Many Union officials in North Carolina opposed raising black troops. The efforts of northern civilians and soldiers thus became crucial for the success of recruiting black soldiers. Governor Andrew was instrumental in drawing attention to North Carolina. The success of his two regiments, the 54th and the 55th Massachusetts Volunteers, led him to believe that the South offered potential for black enlistments. He wrote to Secretary of War Edwin M. Stanton suggesting the idea of sending "some able, brave, tried, and believing man as a brigadier" to raise a brigade in North Carolina. He knew that within Maj. Gen. John G. Foster's department there were from 2,500 to 5,000 black men ready to be recruited. 10 Several prominent abolitionists such as Wendell Phillips, George Stearns, Edward Kinsley, and Francis Bird were among those who supported Andrew's efforts. 11
Realizing the difficulty of attracting blacks to join white troops, Andrew recommended sending the 54th Massachusetts Regiment to be the "nest egg of a brigade" of North Carolinians. If the government refused to sanction the North Carolina undertaking, Andrew was prepared to welcome North Carolina fugitives into his Massachusetts regiments and offer them the state bounty. He preferred, however, to see the work going on in the South, where more slaves were apt to volunteer. 12
Governor Andrew recommended Brig. Gen. Frank Barlow of New York to direct the recruiting process. If he were not deemed suitable, Andrew knew of several colonels with excellent qualifications who would accept a brigadiership for such a purpose. Andrew cautioned that the "soul for any movement-even to trundle a wheelbarrow," depended on the right man. 13
The War Department referred Governor Andrew's proposal to Foster in New Bern. Foster was not in favor of recruiting blacks. When a guerrilla force threatened to invade Elizabeth City he armed and equipped about eighty ex-slaves due to a shortage of manpower. Opportunity never came for the freedmen to engage the enemy, but they performed their duty well. Foster felt, however, that they could not be trusted in "any outward movement or raid, probably owing to their lack of discipline." 14
In another Confederate attack on Washington, N.C., many blacks in surrounding areas petitioned to be armed. With limited resources, Foster could only supply about 120 rifles. Again, these men did not directly engage the enemy, but performed their duty well and seemed willing to fight. Once the emergency had passed, they were not interested in enlisting. According to Foster, the men wanted to live with their families rather than serve in the Union army. Probably the general's attitude had much to do with their unwillingness to serve. 15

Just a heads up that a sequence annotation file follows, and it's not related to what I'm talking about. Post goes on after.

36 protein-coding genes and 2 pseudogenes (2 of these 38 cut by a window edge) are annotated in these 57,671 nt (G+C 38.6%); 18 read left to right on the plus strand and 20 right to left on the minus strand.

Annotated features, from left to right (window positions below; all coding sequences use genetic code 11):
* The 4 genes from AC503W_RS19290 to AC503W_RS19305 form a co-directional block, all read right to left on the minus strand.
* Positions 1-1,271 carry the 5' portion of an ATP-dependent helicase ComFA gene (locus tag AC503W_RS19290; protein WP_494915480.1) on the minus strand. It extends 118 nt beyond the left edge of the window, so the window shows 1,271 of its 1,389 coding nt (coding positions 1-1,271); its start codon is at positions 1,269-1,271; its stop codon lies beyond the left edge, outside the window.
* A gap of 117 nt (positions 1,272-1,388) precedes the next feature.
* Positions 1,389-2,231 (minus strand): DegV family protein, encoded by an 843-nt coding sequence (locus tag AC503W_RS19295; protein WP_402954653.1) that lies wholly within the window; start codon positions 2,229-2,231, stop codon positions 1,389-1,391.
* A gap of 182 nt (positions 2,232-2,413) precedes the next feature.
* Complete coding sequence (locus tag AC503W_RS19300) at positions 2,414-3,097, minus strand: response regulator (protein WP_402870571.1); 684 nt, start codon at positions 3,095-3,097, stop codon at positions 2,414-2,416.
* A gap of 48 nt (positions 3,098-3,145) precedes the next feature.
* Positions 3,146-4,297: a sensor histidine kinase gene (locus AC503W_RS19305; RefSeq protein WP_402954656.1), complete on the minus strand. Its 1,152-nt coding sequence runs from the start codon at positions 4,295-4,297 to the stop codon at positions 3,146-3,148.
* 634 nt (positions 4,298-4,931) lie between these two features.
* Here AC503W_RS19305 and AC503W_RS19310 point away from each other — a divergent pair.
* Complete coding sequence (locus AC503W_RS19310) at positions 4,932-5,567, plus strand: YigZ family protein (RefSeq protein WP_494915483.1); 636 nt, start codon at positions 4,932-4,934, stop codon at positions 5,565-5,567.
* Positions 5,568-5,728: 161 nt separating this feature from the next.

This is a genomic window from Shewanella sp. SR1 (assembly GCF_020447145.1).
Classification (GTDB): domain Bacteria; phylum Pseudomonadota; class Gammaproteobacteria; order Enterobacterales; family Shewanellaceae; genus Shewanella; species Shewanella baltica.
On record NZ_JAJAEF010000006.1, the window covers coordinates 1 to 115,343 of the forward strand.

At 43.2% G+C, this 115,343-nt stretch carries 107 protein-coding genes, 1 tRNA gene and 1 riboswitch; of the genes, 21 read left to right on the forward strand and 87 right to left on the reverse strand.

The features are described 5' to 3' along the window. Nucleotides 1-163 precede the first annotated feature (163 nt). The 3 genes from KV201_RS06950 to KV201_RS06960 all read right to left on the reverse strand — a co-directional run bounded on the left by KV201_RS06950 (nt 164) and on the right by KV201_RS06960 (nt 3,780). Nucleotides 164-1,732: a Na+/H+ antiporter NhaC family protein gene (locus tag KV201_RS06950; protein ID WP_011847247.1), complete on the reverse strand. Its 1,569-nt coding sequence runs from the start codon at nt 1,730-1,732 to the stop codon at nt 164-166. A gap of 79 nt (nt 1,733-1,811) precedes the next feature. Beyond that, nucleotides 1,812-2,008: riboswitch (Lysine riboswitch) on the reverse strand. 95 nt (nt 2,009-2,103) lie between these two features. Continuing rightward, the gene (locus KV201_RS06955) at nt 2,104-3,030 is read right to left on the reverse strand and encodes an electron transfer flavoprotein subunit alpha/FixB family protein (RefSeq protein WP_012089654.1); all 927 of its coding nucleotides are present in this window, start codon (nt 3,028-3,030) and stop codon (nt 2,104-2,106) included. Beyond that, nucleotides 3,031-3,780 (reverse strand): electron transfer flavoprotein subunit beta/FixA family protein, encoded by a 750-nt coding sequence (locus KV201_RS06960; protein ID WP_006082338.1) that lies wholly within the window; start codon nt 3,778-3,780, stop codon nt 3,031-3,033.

Foster asserted that his own experiences indicated that not more than one regiment of volunteers could be raised in his department. Forced enlistments, he reassured Stanton, would alienate blacks as they had done at Port Royal under Maj. Gen. David Hunter. On one occasion, having received a petition of ex-slaves wishing to join the Union army, Foster replied that if enough volunteered to form a regiment, he would consider the matter and take action. The only response was an unofficial count of about three hundred men who were willing to enlist. Foster made it clear, however, that the wishes of the government would be "carried out, not only with obedience . . . but with zeal." 16
Col. Robert G. Shaw prepared the 54th Massachusetts to be transferred to the Department of North Carolina. At a ceremony in Boston on May 18, 1863, however, Shaw received orders to report to Maj. Gen. Hunter, commanding Department of the South. Shaw was not disappointed because he felt that South Carolina offered more opportunity for his regiment to demonstrate its military capability than North Carolina. "The latter, as likely as not, would make us do all the digging of the department," he wrote. 17 As it turned out, both the 1st NCCV, soon to be organized, and the 54th Massachusetts were given excessive fatigue duty once they arrived in South Carolina.
When the War Department sanctioned the recruitment of blacks in North Carolina, Wild was put in charge of raising four regiments of African descent. Governor Stanly did not approve of Lincoln's measures to emancipate southern slaves, nor did he endorse Union officials' recruiting efforts. Soon after Lincoln issued the final Emancipation Proclamation, Stanly submitted his resignation to the President. 18 There were far fewer Union sympathizers in North Carolina than President Lincoln or the Union army had realized. Even those who were pro-Union were offended by blacks wearing blue uniforms. Wild had his work cut out for him.
Selecting the Officers